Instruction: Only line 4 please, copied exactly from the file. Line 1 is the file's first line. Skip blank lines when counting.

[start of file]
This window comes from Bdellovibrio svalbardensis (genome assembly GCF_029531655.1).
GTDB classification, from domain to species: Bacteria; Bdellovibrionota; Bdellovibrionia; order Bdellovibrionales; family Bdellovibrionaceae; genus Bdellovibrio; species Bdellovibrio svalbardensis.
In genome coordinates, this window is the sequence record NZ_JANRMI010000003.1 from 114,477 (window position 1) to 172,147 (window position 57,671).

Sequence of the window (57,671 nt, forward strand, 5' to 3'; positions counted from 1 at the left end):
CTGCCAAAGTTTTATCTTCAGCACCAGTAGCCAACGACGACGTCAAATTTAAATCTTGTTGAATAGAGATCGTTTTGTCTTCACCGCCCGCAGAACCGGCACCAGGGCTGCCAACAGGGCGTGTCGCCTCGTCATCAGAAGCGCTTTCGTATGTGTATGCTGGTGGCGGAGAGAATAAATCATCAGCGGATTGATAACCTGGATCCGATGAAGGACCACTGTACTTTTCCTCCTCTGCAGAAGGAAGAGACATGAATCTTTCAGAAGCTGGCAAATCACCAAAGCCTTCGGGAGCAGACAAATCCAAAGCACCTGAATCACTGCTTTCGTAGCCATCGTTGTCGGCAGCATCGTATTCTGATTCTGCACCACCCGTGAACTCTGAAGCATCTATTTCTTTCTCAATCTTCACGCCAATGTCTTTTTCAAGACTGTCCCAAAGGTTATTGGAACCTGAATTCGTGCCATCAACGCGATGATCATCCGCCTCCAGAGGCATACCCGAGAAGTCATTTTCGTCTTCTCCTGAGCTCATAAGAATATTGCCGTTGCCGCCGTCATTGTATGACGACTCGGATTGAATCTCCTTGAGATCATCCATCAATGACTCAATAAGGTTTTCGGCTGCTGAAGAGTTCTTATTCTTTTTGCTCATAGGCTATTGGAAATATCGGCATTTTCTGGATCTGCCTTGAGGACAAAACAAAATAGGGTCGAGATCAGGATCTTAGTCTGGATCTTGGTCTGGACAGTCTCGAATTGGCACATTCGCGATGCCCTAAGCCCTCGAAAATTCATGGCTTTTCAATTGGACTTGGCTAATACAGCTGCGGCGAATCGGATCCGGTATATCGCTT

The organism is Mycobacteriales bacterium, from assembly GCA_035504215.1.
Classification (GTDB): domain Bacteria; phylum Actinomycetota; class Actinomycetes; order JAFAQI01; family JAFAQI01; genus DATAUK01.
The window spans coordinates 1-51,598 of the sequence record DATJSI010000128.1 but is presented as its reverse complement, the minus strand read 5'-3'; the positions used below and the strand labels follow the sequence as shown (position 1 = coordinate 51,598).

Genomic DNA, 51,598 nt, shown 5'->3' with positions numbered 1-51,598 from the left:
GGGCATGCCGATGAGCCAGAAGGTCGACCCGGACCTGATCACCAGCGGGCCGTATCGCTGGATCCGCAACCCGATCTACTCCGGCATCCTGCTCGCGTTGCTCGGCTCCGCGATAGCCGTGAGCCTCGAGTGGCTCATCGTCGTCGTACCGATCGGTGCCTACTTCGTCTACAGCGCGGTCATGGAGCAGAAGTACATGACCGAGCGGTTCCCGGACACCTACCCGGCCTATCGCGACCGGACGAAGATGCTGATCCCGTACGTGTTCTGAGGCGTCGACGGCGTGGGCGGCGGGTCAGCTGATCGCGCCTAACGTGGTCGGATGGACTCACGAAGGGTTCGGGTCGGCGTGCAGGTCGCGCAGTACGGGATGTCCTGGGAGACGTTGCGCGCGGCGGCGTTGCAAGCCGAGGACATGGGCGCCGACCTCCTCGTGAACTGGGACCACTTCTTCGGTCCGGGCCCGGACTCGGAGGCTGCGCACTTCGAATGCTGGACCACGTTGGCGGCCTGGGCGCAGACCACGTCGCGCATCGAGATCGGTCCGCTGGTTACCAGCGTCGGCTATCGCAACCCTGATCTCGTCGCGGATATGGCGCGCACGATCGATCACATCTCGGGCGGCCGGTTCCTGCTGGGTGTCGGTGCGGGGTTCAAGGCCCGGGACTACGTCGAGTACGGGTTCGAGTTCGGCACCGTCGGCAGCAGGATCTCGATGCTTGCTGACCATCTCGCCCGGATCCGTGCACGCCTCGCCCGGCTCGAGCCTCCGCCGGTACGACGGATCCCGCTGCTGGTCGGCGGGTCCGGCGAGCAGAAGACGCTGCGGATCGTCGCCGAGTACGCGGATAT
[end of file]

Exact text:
Sequence of the window (57,671 nt, forward strand, 5' to 3'; positions counted from 1 at the left end):